See page 39 in the CIML book, Chap 3. This notebook builds off those experiments.

Simple experiment: we'll generate several random n-dimensional points, and compute the distances between every pair.

**Question 1:** How many unique pairs of points are there?

In [11]:

```
import numpy as np
from scipy.spatial.distance import pdist
import matplotlib.pyplot as plt
%matplotlib inline
def pair_distances_randompoints(n, metric):
"""generates random n-dimensional vectors,
plots histogram of distances between all the pairs of vectors"""
data = np.random.rand(200, n) # random points with co-ordinates in [0, 1] as row vectors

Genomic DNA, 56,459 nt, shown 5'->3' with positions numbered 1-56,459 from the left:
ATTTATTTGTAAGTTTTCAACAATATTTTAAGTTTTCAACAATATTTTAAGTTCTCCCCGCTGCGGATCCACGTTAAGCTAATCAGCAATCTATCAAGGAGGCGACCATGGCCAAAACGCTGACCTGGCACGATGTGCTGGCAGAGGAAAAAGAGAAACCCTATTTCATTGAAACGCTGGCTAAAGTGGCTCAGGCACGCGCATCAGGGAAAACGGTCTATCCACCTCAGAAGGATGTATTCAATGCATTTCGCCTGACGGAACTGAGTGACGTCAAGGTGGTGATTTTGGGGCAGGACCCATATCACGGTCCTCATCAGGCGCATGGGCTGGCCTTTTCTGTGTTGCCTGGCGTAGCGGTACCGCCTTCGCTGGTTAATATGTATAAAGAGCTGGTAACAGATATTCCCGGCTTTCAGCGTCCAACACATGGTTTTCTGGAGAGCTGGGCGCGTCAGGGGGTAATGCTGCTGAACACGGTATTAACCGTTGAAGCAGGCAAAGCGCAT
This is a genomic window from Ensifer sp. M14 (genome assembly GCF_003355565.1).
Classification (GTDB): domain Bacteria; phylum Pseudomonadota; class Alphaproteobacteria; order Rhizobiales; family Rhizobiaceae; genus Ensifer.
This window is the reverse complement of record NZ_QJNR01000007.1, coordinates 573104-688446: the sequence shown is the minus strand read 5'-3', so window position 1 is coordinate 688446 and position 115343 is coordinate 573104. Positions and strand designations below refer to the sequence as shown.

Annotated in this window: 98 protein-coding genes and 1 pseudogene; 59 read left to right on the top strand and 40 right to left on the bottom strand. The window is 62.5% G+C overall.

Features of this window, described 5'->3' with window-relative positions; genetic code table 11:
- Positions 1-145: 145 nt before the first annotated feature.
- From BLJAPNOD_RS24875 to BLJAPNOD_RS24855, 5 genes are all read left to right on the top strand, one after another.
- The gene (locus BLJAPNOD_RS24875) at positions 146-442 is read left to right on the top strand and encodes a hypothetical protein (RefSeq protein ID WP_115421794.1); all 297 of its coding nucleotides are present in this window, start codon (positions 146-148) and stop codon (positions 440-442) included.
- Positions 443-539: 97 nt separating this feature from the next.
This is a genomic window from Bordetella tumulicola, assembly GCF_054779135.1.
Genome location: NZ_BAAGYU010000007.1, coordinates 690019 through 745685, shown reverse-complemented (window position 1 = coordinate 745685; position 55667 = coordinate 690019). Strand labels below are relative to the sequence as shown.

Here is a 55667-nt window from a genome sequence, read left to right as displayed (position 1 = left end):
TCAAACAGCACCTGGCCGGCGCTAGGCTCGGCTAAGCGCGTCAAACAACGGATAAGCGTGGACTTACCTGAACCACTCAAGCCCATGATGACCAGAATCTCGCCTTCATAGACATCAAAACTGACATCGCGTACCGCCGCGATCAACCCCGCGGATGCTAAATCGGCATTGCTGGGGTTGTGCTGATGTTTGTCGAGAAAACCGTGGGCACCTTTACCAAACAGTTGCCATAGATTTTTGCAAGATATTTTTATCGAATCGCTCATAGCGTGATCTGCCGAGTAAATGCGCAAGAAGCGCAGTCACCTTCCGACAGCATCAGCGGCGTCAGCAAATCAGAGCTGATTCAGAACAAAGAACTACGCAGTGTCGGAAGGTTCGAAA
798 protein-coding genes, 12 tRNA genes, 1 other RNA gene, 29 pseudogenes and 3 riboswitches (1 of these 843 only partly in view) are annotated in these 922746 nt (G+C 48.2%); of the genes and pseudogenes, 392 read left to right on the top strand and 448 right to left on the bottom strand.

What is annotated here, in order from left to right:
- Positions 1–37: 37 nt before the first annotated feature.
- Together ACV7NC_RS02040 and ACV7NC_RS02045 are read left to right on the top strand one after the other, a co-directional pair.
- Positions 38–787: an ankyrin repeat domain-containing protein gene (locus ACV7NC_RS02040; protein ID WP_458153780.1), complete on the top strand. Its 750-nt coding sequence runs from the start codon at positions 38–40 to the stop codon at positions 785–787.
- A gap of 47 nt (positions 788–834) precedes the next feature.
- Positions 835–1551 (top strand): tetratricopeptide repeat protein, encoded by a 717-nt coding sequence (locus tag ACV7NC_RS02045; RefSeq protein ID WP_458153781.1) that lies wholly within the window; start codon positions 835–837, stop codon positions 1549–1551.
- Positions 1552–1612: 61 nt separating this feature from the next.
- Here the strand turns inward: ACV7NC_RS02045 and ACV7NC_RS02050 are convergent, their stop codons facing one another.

pairwise = pdist(data, metric) # pdist computes all-pairs distances
plt.figure()
plt.hist(pairwise, 50)
plt.xlabel('Distance')
plt.ylabel('Number of Pairs')
plt.title('{0} distances in {1}-dim space. Mean={2:.2f}. Variance/Mean={3:.3f}'.format(metric,
n,
np.mean(pairwise),
np.var(pairwise)/np.mean(pairwise)))
for n in [1, 2, 3, 4, 10, 10000]:
pair_distances_randompoints(n, 'euclidean')
```

In [ ]:

```
```